The general form of a quadratic function is . The graph of a quadratic function is a parabola , a type of -dimensional curve.
The "basic" parabola, , looks like this:
The function of the coefficient in the general equation is to make the parabola "wider" or "skinnier", or to turn it upside down (if negative):
If the coefficient of is positive, the parabola opens up; otherwise it opens down.
The vertex of a parabola is the point at the bottom of the " " shape (or the top, if the parabola opens downward).
The equation for a parabola can also be written in "vertex form":
In this equation, the vertex of the parabola is the point .
You can see how this relates to the standard equation by multiplying it out:
The coefficient of here is . This means that in the standard form, , the expression
gives the -coordinate of the vertex.
Find the vertex of the parabola.
Here, and . So, the -coordinate of the vertex is:
Substituting in the original equation to get the -coordinate, we get:
So, the vertex of the parabola is at .
The Axis of Symmetry
The axis of symmetry of a parabola is the vertical line through the vertex. For a parabola in standard form, , the axis of symmetry has the equation
Note that is also the -coordinate of the vertex of the parabola.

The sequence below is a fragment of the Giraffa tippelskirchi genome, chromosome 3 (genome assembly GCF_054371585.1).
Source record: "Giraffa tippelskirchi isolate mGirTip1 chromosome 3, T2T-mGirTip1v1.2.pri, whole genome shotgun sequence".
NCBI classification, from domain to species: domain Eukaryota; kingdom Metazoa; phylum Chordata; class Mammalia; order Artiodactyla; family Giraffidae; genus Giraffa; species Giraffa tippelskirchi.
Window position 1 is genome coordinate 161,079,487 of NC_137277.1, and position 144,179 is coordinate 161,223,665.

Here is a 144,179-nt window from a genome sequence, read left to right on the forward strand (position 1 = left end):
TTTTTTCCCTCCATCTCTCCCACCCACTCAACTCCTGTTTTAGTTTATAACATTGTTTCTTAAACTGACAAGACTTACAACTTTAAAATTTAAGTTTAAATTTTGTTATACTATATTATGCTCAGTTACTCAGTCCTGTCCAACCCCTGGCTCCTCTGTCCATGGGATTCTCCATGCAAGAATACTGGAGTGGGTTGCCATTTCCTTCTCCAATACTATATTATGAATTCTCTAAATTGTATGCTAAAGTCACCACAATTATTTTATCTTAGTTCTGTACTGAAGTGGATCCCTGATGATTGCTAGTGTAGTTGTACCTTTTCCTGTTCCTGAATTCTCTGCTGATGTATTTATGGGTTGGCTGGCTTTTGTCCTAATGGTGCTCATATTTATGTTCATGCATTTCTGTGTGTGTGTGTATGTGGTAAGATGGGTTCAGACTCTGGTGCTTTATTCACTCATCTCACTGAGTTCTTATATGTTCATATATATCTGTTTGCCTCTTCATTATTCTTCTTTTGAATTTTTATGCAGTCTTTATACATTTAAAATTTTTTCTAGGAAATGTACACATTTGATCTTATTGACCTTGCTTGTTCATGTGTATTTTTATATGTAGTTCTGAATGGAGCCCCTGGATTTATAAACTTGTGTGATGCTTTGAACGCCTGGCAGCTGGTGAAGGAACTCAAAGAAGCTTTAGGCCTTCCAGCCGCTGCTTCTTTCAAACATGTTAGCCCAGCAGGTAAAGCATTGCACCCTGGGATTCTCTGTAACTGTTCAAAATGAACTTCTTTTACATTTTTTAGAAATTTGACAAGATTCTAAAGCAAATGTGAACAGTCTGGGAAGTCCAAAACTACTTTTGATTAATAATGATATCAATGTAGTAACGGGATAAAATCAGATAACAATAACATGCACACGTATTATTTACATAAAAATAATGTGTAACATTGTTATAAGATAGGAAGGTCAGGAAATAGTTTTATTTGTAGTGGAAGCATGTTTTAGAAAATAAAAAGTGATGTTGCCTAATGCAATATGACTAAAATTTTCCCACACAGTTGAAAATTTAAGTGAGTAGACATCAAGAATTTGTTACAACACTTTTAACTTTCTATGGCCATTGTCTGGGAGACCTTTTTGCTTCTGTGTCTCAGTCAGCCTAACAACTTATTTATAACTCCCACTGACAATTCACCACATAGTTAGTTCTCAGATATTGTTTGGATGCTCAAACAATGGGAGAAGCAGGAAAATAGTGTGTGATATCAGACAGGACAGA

Find the axis of symmetry.
Here, . So, the axis of symmetry is the vertical line
You can find the -intercept of a parabola simply by entering for . If the equation is in standard form, then you can just take as the -intercept. For instance, in the above example:
So the -intercept is .
Domain and Range
As with any function, the domain of a quadratic function is the set of -values for which the function is defined, and the range is the set of all the output values (values of ).
Quadratic functions generally have the whole real line as their domain: any is a legitimate input. The range is restricted to those points greater than or equal to the -coordinate of the vertex (or less than or equal to, depending on whether the parabola opens up or down).